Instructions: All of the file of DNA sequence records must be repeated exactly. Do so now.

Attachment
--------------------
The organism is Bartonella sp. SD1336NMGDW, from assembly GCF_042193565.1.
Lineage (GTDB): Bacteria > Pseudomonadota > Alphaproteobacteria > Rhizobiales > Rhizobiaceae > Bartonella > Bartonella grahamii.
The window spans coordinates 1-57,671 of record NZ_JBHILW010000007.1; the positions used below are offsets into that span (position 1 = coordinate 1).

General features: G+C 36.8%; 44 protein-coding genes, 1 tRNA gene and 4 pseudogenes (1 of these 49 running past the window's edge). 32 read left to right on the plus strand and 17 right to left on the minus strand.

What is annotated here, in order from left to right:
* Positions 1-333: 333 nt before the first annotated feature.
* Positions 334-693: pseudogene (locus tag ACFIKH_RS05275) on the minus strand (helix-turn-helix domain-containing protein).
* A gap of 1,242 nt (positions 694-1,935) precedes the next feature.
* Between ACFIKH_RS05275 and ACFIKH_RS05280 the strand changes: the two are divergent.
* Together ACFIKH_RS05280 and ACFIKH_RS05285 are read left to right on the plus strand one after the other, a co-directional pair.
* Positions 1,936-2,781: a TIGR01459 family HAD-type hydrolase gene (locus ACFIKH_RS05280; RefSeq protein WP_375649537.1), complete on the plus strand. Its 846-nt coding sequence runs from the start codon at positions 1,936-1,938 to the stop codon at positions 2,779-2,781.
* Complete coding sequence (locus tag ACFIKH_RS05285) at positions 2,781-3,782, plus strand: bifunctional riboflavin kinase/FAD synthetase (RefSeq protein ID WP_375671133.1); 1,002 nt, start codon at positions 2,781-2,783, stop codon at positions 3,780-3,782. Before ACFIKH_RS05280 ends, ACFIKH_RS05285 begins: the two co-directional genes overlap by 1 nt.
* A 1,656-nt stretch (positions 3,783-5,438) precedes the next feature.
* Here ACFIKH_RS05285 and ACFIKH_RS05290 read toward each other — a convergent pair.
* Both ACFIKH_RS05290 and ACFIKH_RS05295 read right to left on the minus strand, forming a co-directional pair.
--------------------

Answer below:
The organism is Bartonella sp. SD1336NMGDW, from assembly GCF_042193565.1.
Lineage (GTDB): Bacteria > Pseudomonadota > Alphaproteobacteria > Rhizobiales > Rhizobiaceae > Bartonella > Bartonella grahamii.
The window spans coordinates 1-57,671 of record NZ_JBHILW010000007.1; the positions used below are offsets into that span (position 1 = coordinate 1).

General features: G+C 36.8%; 44 protein-coding genes, 1 tRNA gene and 4 pseudogenes (1 of these 49 running past the window's edge). 32 read left to right on the plus strand and 17 right to left on the minus strand.

What is annotated here, in order from left to right:
* Positions 1-333: 333 nt before the first annotated feature.
* Positions 334-693: pseudogene (locus tag ACFIKH_RS05275) on the minus strand (helix-turn-helix domain-containing protein).
* A gap of 1,242 nt (positions 694-1,935) precedes the next feature.
* Between ACFIKH_RS05275 and ACFIKH_RS05280 the strand changes: the two are divergent.
* Together ACFIKH_RS05280 and ACFIKH_RS05285 are read left to right on the plus strand one after the other, a co-directional pair.
* Positions 1,936-2,781: a TIGR01459 family HAD-type hydrolase gene (locus ACFIKH_RS05280; RefSeq protein WP_375649537.1), complete on the plus strand. Its 846-nt coding sequence runs from the start codon at positions 1,936-1,938 to the stop codon at positions 2,779-2,781.
* Complete coding sequence (locus tag ACFIKH_RS05285) at positions 2,781-3,782, plus strand: bifunctional riboflavin kinase/FAD synthetase (RefSeq protein ID WP_375671133.1); 1,002 nt, start codon at positions 2,781-2,783, stop codon at positions 3,780-3,782. Before ACFIKH_RS05280 ends, ACFIKH_RS05285 begins: the two co-directional genes overlap by 1 nt.
* A 1,656-nt stretch (positions 3,783-5,438) precedes the next feature.
* Here ACFIKH_RS05285 and ACFIKH_RS05290 read toward each other — a convergent pair.
* Both ACFIKH_RS05290 and ACFIKH_RS05295 read right to left on the minus strand, forming a co-directional pair.